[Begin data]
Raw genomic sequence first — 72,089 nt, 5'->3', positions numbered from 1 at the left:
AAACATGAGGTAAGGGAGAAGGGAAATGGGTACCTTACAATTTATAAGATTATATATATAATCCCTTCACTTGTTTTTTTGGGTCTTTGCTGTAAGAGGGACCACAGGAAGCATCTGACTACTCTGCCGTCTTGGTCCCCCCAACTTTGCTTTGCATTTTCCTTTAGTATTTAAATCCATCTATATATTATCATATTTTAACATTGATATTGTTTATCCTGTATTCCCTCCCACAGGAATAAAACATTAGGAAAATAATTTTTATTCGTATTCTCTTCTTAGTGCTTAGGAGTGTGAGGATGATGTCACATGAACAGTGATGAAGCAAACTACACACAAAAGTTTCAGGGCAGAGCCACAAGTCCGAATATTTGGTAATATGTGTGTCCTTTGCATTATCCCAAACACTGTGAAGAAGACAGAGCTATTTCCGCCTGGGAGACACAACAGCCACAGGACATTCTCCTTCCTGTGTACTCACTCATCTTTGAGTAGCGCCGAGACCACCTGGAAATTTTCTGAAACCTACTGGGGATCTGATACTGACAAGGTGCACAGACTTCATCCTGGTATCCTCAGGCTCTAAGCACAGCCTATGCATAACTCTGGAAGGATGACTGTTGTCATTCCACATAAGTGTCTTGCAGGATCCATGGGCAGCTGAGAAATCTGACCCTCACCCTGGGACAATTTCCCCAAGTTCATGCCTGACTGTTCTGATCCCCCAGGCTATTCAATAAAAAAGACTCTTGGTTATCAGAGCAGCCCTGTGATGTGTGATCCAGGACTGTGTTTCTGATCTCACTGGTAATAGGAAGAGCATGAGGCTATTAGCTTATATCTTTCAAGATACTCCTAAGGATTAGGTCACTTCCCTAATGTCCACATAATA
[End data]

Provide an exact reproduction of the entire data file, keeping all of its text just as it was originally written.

Raw genomic sequence first — 72,089 nt, 5'->3', positions numbered from 1 at the left:
AAACATGAGGTAAGGGAGAAGGGAAATGGGTACCTTACAATTTATAAGATTATATATATAATCCCTTCACTTGTTTTTTTGGGTCTTTGCTGTAAGAGGGACCACAGGAAGCATCTGACTACTCTGCCGTCTTGGTCCCCCCAACTTTGCTTTGCATTTTCCTTTAGTATTTAAATCCATCTATATATTATCATATTTTAACATTGATATTGTTTATCCTGTATTCCCTCCCACAGGAATAAAACATTAGGAAAATAATTTTTATTCGTATTCTCTTCTTAGTGCTTAGGAGTGTGAGGATGATGTCACATGAACAGTGATGAAGCAAACTACACACAAAAGTTTCAGGGCAGAGCCACAAGTCCGAATATTTGGTAATATGTGTGTCCTTTGCATTATCCCAAACACTGTGAAGAAGACAGAGCTATTTCCGCCTGGGAGACACAACAGCCACAGGACATTCTCCTTCCTGTGTACTCACTCATCTTTGAGTAGCGCCGAGACCACCTGGAAATTTTCTGAAACCTACTGGGGATCTGATACTGACAAGGTGCACAGACTTCATCCTGGTATCCTCAGGCTCTAAGCACAGCCTATGCATAACTCTGGAAGGATGACTGTTGTCATTCCACATAAGTGTCTTGCAGGATCCATGGGCAGCTGAGAAATCTGACCCTCACCCTGGGACAATTTCCCCAAGTTCATGCCTGACTGTTCTGATCCCCCAGGCTATTCAATAAAAAAGACTCTTGGTTATCAGAGCAGCCCTGTGATGTGTGATCCAGGACTGTGTTTCTGATCTCACTGGTAATAGGAAGAGCATGAGGCTATTAGCTTATATCTTTCAAGATACTCCTAAGGATTAGGTCACTTCCCTAATGTCCACATAATA